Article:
Identifying & Explaining Patterns in Scientific Data

Instructor: Laura Foist

Laura has a Masters of Science in Food Science and Human Nutrition and has taught college Science.

We need to know how to analyze the data that we get from scientific data. By analyzing the trends and patterns in data we can understand what the experiment results are.

Analyzing the Data

You have finally completed your experiment and have all of this data. Now what does it mean? How are you supposed to understand how it all answers your question? Did your hypothesis remain unchallenged?

There are several different things you can do to determine what the data is telling you. You'll need to be able to look for any patterns that may exist, and organize the data in certain ways. This will depend on the type of data collected and what you are trying to determine.

Comparing Two Groups

Let's say that you learned that the median age in the United States was 38 years old. You think, ''I think that the people who live on my street are a lot younger than the national average.''

So you made an observation, then you created a question where you asked ''Is the median age of people living on my street the same as the United States National age?''

You go out and find the ages of everyone living on your street and got about 20 different results.

First you need to determine the median age of this data. How do you do this? One way would be by creating a stem and leaf plot of the data. A stem and leaf plot organizes the numbers from least to greatest by putting the first digits as the 'stem' and the last digit as the 'leaf'. So first we organize the data from least to greatest: 1, 2, 5, 8, 11, 15, 15, 16, 25, 35, 35, 36, 41, 43, 55, 65, 72, 76, and 99. Now let's put it into a stem and leaf plot:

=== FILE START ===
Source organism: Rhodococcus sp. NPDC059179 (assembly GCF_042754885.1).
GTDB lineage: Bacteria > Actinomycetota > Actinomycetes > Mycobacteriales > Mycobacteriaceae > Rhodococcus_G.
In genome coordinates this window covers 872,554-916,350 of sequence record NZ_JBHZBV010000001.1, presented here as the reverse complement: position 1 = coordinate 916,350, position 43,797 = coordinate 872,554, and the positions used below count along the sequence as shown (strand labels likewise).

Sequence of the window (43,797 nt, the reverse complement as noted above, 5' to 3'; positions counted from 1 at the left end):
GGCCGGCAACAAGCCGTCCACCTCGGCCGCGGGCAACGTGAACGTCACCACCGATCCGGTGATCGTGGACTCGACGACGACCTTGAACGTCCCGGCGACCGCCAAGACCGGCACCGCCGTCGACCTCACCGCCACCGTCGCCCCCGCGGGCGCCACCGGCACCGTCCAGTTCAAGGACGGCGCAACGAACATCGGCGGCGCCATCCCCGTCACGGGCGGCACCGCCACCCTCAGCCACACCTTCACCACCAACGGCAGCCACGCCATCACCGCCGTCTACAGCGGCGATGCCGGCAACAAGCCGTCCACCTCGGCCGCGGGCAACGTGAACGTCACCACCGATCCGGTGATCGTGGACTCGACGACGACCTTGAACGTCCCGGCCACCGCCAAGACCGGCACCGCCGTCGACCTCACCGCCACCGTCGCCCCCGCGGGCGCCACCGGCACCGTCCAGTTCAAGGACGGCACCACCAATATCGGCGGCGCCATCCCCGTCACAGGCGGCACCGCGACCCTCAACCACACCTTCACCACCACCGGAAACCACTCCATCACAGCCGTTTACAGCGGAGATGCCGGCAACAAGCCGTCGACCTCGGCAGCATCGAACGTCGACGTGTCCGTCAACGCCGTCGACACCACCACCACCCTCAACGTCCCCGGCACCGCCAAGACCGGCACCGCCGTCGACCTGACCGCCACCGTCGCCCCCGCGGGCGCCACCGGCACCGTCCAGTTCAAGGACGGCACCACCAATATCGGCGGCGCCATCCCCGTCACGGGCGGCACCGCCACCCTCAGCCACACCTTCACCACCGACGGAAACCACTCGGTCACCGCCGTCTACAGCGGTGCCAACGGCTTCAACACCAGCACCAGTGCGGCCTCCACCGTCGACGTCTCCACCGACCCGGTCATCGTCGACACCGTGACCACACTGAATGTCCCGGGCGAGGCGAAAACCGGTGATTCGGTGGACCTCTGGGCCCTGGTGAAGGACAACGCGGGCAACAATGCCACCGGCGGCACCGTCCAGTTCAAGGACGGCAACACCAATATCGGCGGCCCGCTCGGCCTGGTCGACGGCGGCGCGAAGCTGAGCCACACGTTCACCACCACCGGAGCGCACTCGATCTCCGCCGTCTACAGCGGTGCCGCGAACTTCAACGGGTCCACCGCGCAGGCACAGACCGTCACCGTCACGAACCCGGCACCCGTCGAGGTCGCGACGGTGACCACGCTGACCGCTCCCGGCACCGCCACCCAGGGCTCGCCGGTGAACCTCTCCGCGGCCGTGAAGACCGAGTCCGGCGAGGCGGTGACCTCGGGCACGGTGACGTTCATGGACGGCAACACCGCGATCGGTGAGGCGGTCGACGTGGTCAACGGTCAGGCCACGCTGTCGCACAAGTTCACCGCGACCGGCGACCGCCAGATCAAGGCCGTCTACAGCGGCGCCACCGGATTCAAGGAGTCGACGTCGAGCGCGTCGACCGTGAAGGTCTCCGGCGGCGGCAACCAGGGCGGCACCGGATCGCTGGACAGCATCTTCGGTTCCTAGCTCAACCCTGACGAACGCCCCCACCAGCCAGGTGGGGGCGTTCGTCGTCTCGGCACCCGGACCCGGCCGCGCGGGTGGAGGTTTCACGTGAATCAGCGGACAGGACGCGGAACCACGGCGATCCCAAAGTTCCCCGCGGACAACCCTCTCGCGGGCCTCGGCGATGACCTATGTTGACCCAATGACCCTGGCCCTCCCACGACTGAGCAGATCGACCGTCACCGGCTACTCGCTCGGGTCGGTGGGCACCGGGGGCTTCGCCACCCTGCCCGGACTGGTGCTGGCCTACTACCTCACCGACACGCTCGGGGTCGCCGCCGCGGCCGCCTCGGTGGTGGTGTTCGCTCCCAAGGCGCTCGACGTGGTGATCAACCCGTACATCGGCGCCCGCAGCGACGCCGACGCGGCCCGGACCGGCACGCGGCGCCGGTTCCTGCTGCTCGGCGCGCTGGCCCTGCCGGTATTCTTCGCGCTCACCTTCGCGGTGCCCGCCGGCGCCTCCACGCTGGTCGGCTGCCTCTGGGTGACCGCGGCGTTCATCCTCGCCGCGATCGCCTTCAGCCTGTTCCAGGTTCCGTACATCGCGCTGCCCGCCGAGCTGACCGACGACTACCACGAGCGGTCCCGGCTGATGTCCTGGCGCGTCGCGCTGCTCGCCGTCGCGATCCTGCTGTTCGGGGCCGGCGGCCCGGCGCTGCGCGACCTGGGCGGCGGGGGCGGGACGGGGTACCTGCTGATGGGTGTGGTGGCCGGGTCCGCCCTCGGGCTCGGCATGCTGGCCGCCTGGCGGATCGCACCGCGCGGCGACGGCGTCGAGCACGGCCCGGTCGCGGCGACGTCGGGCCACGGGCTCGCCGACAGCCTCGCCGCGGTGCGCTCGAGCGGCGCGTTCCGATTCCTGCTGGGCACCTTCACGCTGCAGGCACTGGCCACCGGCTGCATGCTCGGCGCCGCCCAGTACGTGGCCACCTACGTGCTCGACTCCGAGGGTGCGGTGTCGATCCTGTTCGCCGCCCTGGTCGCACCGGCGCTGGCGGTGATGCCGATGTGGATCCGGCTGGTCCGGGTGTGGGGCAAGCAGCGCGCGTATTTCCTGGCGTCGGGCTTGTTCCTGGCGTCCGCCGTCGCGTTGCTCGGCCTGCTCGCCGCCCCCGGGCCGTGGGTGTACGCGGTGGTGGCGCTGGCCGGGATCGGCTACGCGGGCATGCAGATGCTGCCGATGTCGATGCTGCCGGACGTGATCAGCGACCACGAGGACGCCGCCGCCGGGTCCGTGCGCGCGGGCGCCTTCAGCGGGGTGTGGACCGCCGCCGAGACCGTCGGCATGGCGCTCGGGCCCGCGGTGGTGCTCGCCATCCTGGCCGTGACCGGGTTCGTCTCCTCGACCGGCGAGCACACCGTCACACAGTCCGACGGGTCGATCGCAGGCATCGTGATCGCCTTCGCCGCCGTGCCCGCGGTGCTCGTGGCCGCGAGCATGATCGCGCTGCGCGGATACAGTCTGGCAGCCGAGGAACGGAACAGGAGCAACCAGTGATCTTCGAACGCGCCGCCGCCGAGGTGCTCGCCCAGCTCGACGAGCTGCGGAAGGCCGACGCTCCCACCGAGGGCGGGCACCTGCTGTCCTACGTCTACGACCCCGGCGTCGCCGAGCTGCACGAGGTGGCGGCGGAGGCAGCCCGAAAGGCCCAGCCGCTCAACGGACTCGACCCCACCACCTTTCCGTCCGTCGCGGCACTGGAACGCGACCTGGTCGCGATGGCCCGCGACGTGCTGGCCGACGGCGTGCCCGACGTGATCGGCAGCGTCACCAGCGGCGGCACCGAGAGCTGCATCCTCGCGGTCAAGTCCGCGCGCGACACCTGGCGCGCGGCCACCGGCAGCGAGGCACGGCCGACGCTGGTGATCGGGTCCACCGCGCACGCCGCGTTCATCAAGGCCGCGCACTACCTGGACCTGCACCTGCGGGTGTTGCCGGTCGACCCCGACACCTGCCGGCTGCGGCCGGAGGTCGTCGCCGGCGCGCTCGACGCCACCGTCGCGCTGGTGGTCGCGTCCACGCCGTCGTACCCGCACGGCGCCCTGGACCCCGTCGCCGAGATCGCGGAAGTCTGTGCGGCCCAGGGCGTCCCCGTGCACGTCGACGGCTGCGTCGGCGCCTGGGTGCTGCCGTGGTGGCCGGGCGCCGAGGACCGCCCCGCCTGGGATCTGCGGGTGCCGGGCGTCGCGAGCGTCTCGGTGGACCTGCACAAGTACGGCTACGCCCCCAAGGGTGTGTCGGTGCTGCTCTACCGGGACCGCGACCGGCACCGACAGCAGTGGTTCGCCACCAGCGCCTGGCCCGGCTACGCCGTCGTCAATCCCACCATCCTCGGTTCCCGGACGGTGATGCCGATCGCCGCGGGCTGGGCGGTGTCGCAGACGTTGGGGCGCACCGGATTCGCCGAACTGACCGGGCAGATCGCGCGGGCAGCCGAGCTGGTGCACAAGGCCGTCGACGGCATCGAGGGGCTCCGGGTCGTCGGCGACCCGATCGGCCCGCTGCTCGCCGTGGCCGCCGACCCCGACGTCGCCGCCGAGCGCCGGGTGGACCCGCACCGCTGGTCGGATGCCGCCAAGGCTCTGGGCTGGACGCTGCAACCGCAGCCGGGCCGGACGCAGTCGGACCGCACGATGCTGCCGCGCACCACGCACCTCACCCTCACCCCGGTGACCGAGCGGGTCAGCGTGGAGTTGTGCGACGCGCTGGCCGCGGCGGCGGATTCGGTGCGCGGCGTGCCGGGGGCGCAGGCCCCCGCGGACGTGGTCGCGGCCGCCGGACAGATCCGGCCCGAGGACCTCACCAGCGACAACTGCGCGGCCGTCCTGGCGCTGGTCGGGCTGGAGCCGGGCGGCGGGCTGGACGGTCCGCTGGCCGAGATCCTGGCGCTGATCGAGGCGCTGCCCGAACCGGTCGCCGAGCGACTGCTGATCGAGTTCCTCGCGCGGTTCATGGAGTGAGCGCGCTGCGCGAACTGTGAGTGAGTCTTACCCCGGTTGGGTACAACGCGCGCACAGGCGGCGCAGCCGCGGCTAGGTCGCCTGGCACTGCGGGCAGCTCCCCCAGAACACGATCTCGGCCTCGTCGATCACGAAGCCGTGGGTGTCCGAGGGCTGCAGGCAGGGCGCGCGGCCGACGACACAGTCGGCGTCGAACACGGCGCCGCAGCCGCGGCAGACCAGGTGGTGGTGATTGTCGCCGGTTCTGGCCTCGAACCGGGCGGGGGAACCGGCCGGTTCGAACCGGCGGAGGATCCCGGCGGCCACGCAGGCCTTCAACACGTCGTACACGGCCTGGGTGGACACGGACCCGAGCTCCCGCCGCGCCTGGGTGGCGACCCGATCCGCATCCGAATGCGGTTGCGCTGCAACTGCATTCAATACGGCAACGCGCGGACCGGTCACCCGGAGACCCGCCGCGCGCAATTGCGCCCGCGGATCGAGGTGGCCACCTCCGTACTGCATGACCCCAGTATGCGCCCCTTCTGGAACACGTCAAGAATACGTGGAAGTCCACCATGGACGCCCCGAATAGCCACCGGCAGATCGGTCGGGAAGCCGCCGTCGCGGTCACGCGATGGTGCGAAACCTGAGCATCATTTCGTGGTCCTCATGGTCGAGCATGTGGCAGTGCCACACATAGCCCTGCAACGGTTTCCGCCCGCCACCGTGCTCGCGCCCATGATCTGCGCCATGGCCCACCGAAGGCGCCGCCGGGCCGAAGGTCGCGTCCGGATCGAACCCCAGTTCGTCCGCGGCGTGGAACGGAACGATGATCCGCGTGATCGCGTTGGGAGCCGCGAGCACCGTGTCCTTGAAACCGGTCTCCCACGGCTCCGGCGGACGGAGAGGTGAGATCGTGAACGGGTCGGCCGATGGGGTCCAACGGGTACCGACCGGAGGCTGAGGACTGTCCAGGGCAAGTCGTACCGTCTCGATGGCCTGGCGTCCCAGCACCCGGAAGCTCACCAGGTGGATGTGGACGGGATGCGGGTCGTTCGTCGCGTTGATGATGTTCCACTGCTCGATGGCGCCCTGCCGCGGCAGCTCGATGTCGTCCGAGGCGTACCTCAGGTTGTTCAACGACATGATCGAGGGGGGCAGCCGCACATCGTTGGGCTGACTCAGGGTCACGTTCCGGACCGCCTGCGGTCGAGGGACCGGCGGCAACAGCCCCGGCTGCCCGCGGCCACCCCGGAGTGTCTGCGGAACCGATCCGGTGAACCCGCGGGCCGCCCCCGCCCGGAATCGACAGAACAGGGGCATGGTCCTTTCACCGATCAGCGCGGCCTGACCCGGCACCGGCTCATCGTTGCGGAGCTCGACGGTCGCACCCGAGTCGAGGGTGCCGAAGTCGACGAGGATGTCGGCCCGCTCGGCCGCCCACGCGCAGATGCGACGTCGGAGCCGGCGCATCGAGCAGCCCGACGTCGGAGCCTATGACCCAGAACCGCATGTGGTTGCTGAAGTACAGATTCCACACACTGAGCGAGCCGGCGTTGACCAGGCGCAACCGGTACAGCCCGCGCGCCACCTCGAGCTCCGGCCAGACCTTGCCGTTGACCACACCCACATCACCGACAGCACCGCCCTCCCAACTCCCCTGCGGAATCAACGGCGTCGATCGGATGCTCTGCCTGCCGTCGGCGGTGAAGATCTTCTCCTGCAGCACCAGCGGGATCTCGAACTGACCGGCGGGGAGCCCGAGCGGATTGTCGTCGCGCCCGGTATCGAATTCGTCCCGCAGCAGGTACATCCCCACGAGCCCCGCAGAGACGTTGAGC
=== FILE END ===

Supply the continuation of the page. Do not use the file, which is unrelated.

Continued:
First let's find the median. There's a total of 19 data points, so the half way point is the 10th data point:

So the median age of people on your street is 35 years old. This is a little lower than the national average, but really not much. But there is something else that we can look at on this stem and leaf plot. Notice the 99 on this plot, it is far away from the rest of the data, we even skip an entire tens group before we get to 99. So it can be considered an outlier. An outlier is something that is considerably different from the rest of the group. We often take outliers out of our data sets. So now let's take out the 99 and see our new median:

Since there are 18 data points now the half way point lies between the 9th and 10th data point. The 9th data point is 25 and the 10th data point is 35. Half way between these two numbers is 30. So the new median age is 30 year old, which is quite a bit younger than the national median. So we could conclude that the median age of people on your street is lower than the national average.

Correlation

Now let's look a correlation, which is when we are seeing if two things affect each other. Let's say that you wanted to know if you drank more water the more popcorn that you ate at the movie theater. You went to the movie theater several times and measured how much popcorn you ate and water you consumed each time. You ended up with this data:

With this type of data it is easiest to see correlation by drawing a scatterplot, which is a graph with each of the data points plotted:

Then we draw a straight line which is about equal distance from each point, this is the line of best fit. Sometimes this can be difficult to draw, but simply use a ruler and it gets a lot easier.

Now let's look at this line, is does slope down, so that means there is a negative correlation between popcorn consumption and water consumption. In other words the more popcorn you eat the less water your drink. If it was sloped up then there would be a positive correlation (as one increases so does the other).

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